A new cut of data from the EBRI/Greenwald & Associates Health and Workplace Benefits Survey finds the highest source of financial stress for Baby Boomers and Generation X employees is saving enough for retirement, cited by 54% and 43%, respectively. However, for Millennials, saving for retirement (27%) falls behind paying monthly bills (35%), having savings in case of an emergency (29%) and the amount of debt they have (29%). Student loan repayments came in fifth on the list of sources for Millennials’ financial stress, at 24%.

The survey also found that two-thirds or more of employees surveyed said benefits, including many voluntary benefits, contribute to their financial security. While 89% indicated health benefits contribute a little (34%) or a lot (55%) to their financial security, 88% said the same for a retirement savings plan (39% a little, 49% a lot) and 87% said so for a defined benefit (DB) plan (45%, 43%), a majority of employees also reported that critical illness insurance (40% a little, 34% a lot), cancer insurance (34%, 40%) and long-term care insurance (38%, 30%) contribute to their financial security. The number one reason (61%) employees gave for purchasing these voluntary benefits is that it is less expensive to purchase through the employer than on their own.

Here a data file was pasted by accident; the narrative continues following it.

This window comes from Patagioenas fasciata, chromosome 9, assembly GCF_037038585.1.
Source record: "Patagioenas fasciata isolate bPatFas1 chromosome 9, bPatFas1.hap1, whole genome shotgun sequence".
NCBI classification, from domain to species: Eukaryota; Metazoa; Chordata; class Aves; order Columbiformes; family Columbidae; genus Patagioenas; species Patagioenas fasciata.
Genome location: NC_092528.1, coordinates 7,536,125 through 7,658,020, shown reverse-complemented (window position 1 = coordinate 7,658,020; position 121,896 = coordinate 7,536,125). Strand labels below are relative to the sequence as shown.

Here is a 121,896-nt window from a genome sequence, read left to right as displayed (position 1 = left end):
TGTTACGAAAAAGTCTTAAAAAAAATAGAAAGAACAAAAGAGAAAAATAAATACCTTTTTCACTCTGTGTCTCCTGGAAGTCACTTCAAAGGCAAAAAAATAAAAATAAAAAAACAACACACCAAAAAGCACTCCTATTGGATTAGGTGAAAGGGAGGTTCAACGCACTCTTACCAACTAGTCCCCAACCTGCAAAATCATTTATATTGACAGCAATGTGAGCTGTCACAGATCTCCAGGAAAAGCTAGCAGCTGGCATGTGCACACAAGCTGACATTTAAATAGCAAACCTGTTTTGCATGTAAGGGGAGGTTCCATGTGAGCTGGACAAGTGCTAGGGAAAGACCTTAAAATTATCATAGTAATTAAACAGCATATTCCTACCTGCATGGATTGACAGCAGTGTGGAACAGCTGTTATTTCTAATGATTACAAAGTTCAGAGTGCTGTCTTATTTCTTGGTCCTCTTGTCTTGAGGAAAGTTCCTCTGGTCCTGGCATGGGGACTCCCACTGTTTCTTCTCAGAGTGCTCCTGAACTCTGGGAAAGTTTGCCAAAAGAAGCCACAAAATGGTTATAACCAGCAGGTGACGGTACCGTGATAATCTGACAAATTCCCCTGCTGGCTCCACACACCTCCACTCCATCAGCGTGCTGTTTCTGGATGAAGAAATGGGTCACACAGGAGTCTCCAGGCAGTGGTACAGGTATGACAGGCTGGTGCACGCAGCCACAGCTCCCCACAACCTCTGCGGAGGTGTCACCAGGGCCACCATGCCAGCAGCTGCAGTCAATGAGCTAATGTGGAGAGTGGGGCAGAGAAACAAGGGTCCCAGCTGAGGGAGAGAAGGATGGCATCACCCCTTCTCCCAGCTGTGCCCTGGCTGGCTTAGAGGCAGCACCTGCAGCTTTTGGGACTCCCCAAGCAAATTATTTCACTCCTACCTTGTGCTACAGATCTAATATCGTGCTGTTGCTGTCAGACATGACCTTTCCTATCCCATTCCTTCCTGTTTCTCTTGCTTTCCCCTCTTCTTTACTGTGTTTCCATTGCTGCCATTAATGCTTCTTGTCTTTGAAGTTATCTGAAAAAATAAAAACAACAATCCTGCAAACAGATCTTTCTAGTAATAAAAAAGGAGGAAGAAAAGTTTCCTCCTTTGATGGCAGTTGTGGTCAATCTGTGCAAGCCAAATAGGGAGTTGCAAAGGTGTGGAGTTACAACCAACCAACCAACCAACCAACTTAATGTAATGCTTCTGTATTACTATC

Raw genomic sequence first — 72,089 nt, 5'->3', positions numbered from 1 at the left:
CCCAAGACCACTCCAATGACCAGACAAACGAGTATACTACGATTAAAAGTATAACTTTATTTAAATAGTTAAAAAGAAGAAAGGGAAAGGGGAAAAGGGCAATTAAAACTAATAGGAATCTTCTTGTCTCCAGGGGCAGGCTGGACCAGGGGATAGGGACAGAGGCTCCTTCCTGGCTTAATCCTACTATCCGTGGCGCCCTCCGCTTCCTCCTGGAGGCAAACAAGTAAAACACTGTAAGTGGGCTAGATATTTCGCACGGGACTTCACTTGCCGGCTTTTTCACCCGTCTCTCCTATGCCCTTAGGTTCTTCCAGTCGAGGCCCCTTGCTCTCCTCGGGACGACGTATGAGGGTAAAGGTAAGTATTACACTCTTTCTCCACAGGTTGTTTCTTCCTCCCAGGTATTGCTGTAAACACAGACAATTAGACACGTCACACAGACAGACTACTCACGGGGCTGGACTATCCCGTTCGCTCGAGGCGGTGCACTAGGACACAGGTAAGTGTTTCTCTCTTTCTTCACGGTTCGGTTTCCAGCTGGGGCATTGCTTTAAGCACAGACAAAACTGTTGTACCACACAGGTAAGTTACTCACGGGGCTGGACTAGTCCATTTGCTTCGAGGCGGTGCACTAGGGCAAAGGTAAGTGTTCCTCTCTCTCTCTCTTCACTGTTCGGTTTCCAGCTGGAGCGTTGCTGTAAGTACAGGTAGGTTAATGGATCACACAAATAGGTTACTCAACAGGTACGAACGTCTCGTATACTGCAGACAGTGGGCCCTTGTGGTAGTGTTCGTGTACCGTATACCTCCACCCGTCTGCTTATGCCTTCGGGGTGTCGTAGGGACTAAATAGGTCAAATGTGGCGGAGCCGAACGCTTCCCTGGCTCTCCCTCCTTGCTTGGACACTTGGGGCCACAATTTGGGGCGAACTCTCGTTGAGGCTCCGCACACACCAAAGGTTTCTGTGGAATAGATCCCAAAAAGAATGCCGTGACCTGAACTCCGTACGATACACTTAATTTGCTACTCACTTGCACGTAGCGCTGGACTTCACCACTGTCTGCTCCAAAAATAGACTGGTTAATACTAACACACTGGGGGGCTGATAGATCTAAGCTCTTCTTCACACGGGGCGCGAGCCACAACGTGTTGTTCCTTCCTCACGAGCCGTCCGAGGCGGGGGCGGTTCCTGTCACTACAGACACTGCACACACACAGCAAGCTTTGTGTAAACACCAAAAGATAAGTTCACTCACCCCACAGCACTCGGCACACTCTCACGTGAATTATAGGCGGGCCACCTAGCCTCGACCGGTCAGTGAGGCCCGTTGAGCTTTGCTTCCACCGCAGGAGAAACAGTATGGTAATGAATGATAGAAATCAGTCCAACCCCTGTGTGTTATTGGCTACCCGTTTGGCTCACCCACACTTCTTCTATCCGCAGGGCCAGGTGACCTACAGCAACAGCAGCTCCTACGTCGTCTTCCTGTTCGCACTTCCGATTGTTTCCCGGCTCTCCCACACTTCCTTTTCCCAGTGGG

10 Financial Planning Tips from the AICPA to Start 2019 Off Right

The first few weeks of the new year are a perfect time for Americans to ensure their financial house is in good order and set themselves up to achieve their monetary goals. To help Americans best position themselves for the year ahead, members of the American Institute of CPAs (AICPA) share the following planning tips so the new year can bring a ‘new financial you.’

1. New Year, New Plan
2. Review 2018 Spending in Conjunction with 2019 Budgeting
3. Review Automatic Payment Subscriptions and Renewals
4. Update Your Form W-4 for Withholding
5. Make an Early Calculation of Your 2018 Taxes
6. Revisit Workplace Retirement Plan Contributions
7. Make a 2018 IRA and HSA Contribution (if you haven't already)
8. Don’t Wait, Contribute to Your IRA Now
9. Take a Look at Your Current Allocation